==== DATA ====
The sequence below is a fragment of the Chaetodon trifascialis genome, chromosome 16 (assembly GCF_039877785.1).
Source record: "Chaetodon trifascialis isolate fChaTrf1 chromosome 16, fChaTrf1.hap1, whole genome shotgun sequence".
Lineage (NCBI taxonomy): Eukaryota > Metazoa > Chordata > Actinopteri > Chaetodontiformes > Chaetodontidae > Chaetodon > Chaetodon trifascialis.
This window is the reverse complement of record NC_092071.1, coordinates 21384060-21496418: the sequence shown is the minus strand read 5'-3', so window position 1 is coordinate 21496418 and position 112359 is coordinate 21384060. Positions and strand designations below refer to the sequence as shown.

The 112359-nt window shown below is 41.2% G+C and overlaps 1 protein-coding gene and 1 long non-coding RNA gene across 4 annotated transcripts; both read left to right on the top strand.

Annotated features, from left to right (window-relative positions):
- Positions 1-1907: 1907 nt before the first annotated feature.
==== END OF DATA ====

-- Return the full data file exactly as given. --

The sequence below is a fragment of the Chaetodon trifascialis genome, chromosome 16 (assembly GCF_039877785.1).
Source record: "Chaetodon trifascialis isolate fChaTrf1 chromosome 16, fChaTrf1.hap1, whole genome shotgun sequence".
Lineage (NCBI taxonomy): Eukaryota > Metazoa > Chordata > Actinopteri > Chaetodontiformes > Chaetodontidae > Chaetodon > Chaetodon trifascialis.
This window is the reverse complement of record NC_092071.1, coordinates 21384060-21496418: the sequence shown is the minus strand read 5'-3', so window position 1 is coordinate 21496418 and position 112359 is coordinate 21384060. Positions and strand designations below refer to the sequence as shown.

The 112359-nt window shown below is 41.2% G+C and overlaps 1 protein-coding gene and 1 long non-coding RNA gene across 4 annotated transcripts; both read left to right on the top strand.

Annotated features, from left to right (window-relative positions):
- Positions 1-1907: 1907 nt before the first annotated feature.